In this blog post, let’s take a look at the basics of power redundancy, why it’s needed, traditional methods of achieving it, and how you can do it better.
Businesses require a highly available campus network. Network switch power redundancy is a critical component of overall campus redundancy. There are two commonly used power redundancy solutions for switches – full redundancy and partial redundancy. In full redundancy, every switch is attached to two power supplies so that if one goes down, other takes over. This scheme is also called 1:1 redundancy. In partial redundancy, there is one extra power supply for multiple switches. This is also called 1:N redundancy. However, each has its drawback…
Fully redundant power solutions (the 1:1) are often underutilized because every switch has a backup power supply which is idle under normal condition. However, partially redundant power supply (the 1:N) takes time to come online in the event of a power failure leading to outage.
Cisco StackPower provides a revolutionary alternative to power redundancy for the Cisco access switches. StackPower pools the available power supplies in all the switches and makes it available to all of them. The pooling of the power supplies is the most efficient way to distribute power to all the switches equally because the power from the pool can be used by any switch and if a power supply fails, excess power from the pool can be redistributed to the switch in no time. The picture below compares StackPower with traditional power redundancy schemes for a stack of four switches.
As long as the total available power is more than the power in use, StackPower uses the excess power for redundancy. When a power supply fails on a particular switch, excess power is redistributed to that switch. StackPower allows distributing power based on switch and port priorities. This is valuable during power outages because if the StackPower pool does not have enough power for all switches, certain devices (e.g. Wireless AP’s) connected to certain ports can be kept going until the failed power is repaired.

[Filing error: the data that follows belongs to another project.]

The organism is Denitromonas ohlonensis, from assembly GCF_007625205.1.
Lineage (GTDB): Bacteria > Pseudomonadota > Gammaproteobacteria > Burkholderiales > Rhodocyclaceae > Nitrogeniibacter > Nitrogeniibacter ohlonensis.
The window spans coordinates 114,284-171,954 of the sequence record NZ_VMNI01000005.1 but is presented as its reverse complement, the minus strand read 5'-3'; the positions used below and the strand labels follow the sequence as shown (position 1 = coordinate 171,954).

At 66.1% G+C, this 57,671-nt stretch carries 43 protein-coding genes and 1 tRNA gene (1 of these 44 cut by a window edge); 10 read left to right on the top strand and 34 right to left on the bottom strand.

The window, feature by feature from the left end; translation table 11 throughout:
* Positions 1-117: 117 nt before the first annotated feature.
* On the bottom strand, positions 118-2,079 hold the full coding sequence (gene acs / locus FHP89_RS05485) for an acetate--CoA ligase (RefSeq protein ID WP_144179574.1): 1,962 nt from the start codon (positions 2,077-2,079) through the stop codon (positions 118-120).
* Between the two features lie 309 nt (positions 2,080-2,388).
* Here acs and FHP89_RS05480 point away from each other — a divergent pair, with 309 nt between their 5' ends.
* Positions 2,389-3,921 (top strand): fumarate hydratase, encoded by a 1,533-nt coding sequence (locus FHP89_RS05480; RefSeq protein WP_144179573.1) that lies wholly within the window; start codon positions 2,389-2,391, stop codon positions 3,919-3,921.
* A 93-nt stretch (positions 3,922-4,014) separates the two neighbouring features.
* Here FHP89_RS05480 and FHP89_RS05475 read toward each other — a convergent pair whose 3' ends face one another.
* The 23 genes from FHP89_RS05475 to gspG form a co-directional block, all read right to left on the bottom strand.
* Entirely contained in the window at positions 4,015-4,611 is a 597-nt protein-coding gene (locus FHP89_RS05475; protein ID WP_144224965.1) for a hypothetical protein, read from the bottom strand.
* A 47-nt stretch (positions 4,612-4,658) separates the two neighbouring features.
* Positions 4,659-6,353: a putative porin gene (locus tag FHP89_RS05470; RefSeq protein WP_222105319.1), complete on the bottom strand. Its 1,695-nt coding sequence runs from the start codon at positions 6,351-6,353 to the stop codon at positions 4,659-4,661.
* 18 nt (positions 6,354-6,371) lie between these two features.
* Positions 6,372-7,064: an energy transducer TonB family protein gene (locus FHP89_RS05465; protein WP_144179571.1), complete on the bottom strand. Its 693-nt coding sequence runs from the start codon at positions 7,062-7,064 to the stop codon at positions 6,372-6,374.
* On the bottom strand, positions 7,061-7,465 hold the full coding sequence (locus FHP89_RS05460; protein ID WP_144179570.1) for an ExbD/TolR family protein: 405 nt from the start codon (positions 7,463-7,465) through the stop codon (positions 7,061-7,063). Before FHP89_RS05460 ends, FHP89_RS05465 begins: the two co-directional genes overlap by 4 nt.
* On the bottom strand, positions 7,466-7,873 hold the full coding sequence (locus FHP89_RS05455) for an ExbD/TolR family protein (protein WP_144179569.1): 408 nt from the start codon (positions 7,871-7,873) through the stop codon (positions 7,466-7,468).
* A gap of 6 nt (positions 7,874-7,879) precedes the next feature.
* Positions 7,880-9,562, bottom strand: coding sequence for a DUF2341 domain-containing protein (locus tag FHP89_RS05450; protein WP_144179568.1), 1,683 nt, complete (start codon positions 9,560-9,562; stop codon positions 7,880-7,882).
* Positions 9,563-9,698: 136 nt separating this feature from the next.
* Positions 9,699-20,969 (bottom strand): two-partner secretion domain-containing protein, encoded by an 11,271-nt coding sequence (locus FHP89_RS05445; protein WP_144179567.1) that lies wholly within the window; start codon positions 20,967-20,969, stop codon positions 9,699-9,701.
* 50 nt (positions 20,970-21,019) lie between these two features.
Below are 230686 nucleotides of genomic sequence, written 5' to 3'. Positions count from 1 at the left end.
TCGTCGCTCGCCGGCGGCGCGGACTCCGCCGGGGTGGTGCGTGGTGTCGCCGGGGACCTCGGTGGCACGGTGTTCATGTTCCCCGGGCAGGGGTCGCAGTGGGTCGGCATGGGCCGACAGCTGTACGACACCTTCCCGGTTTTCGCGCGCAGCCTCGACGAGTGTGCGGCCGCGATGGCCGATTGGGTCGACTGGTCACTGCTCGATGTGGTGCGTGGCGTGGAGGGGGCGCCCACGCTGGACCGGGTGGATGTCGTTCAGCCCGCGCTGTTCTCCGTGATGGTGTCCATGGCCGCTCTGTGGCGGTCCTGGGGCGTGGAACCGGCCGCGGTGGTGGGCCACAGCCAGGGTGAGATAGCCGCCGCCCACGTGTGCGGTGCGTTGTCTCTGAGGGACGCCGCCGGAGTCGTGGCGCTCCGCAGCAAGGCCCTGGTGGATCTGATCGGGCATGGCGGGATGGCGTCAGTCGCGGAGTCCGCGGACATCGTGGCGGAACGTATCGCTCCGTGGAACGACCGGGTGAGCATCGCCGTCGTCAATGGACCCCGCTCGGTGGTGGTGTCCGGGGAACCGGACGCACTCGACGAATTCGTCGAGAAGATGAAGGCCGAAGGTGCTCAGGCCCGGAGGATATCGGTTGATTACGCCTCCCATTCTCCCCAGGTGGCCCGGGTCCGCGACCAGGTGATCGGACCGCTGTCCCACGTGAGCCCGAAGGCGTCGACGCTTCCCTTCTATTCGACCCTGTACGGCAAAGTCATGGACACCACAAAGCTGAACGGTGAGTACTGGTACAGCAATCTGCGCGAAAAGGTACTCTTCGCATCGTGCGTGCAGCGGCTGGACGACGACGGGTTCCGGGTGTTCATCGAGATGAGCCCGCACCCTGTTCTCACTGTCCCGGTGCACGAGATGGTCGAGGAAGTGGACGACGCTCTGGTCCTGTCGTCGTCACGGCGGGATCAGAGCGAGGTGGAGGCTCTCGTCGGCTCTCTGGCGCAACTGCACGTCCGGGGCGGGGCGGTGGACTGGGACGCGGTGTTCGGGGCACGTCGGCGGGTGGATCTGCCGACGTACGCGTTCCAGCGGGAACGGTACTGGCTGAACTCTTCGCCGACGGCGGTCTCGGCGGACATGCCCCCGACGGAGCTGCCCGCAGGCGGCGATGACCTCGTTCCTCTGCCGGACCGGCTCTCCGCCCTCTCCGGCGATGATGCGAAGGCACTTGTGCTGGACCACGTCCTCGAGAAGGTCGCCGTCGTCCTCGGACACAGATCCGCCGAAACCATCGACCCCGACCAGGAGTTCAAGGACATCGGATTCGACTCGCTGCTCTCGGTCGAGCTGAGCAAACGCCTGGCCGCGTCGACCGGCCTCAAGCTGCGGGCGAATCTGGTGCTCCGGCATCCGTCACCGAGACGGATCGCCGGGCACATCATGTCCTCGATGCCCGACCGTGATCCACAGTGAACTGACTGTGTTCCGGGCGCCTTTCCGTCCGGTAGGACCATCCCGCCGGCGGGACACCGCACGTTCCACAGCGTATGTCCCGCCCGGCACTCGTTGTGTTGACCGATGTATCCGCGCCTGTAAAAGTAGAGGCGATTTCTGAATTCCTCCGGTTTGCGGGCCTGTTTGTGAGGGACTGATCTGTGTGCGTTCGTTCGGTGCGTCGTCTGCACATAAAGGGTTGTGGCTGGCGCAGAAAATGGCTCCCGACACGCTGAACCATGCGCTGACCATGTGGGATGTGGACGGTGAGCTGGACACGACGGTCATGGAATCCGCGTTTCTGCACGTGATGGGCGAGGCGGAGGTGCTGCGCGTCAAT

So, what are the benefits to IT?
- Zero Footprint Redundant Power Supply (RPS): No need to set up an external RPS. Adding one additional power supply to any switch in the stack provides redundancy to entire stack.
- Capital Savings: Avoids purchase and installation of RPS. Conserve real estate in wiring closet.
- Operational Savings: Cisco StackPower frees administrators from maintaining underutilized redundant power supplies and power shelves.
- Scalable: You can connect up to 9 switches with an eXpandable Power System (XPS)
- Easily Configurable: Assign priorities to switches and ports (connected devices) for higher availability during outages.
If you’re looking to implement StackPower, look no further than the Cisco Catalyst 3750-X switch.
For more information, visit http://www.cisco.com/en/US/prod/collateral/switches/ps5718/ps6406/white_paper_c11-578931.html